“Immigration is the Number One issue facing America right now. Our country is being invaded,” Harvey told the audience.

Yu, who immigrated to the U.S with his family from China, agreed border security should be the top priority. 

“There's not a city right now that you can't go that there's not migrants living in the streets. You can't find a hospital where the emergency room isn't full. We see our children now being pushed out of their school because of the fact we are not taking care of Americans and it is time to stop that,” Yu said. 

For Phelen, a Castle Rock businessman who formerly worked for Colorado Springs Rep. Doug Lamborn, the concern extends beyond security at the physical border.

“We also need to go after fentanyl at the source. We need to take out the cartels and we need to go after shipments, international waters, take them out in international waters,” said Phelen.

On abortion policy

There was less agreement on whether the federal government should step in to ban abortion across the country. 

“The last thing you want is the federal government running your life,” said Yu. He, along with Holtorf, Lynch, Leisy and Phelen, all said states should have the final say.

“We need to also understand what federalism is,” explained Holtorf. 

For his part, Lynch said abortion is a state’s rights issue, but understands why Colorado Republicans want federal action.

“It's really tempting to think that that's a good idea when you live in the most pro-abortion state in the nation.”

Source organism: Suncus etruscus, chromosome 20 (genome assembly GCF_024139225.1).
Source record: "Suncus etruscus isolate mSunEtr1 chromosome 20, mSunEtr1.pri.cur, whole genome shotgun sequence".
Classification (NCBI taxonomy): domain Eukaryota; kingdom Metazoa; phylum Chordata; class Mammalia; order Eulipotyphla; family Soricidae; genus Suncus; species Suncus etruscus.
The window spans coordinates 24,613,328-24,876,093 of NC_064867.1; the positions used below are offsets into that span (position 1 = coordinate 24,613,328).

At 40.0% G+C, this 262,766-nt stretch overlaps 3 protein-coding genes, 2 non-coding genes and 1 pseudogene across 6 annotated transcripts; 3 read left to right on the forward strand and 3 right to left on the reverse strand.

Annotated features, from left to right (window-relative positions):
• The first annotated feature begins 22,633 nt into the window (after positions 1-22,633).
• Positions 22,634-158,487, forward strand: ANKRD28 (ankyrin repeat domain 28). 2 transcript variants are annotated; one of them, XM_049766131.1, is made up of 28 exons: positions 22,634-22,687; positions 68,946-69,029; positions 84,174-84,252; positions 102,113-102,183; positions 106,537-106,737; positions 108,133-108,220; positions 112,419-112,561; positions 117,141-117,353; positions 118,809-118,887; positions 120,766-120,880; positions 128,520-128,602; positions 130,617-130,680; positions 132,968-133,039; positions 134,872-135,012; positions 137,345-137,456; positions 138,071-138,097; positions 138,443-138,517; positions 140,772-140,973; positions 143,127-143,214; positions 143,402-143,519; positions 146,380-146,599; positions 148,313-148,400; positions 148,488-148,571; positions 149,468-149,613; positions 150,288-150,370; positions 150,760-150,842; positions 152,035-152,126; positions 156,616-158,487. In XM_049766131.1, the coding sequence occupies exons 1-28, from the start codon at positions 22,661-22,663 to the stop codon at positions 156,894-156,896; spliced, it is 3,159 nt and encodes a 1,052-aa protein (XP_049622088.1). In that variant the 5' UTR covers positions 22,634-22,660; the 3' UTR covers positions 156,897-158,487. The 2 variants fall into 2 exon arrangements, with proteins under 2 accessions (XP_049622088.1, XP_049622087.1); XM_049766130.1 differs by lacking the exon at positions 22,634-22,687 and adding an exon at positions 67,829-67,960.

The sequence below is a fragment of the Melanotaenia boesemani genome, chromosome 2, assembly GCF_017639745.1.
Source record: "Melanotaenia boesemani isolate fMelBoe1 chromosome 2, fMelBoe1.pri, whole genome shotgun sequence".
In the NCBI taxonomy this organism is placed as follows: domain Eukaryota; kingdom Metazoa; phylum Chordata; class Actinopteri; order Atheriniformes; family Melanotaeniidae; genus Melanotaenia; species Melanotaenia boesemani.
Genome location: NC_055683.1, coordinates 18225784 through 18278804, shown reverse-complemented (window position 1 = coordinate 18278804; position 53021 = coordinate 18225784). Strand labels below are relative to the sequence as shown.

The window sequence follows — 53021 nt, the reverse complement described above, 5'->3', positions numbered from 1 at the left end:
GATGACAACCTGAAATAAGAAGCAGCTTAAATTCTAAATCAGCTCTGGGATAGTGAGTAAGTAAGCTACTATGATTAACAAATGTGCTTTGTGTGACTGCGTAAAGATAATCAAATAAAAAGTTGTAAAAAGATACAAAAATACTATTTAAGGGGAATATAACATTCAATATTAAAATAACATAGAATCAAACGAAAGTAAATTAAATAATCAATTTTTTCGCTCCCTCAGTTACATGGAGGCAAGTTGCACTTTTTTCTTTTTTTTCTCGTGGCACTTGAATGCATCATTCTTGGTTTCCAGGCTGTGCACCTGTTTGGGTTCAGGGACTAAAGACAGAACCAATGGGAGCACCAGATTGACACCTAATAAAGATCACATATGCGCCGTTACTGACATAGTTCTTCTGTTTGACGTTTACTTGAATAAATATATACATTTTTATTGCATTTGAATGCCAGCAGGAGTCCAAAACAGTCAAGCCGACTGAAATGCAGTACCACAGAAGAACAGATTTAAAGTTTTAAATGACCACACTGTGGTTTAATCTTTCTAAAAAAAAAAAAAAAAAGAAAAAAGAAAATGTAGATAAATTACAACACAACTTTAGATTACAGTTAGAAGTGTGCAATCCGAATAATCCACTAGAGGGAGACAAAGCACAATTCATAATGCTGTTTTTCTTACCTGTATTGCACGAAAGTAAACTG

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State Rep. Mike Lynch listens to radio host Deborah Flora at the Congressional District Four GOP debate in Fort Lupton, Jan. 25, 2024.

Colorado’s abortion laws were exactly why Flora said she would support a federal ban; “because when we live in a state where it is now the abortion vacation destination of the United States of America.” (Colorado has seen a significant rise in patients travelling to the state for abortion)

Harvey also argued for a national policy: “States do not have a right to kill unborn babies. Individuals don't have a right.”

On elections

Boebert and Leisy were the only candidates to raise their hands when asked if the 2020 election was stolen from former President Donald Trump. 

“There was definitely election interference,” said Boebert. 

Leisy added that he thinks the party needs to be more firmly pro-Trump. 

“We have too many RINO establishments in Congress right now that are not working together because they don't like Donald Trump and they don't want to see him elected as president.”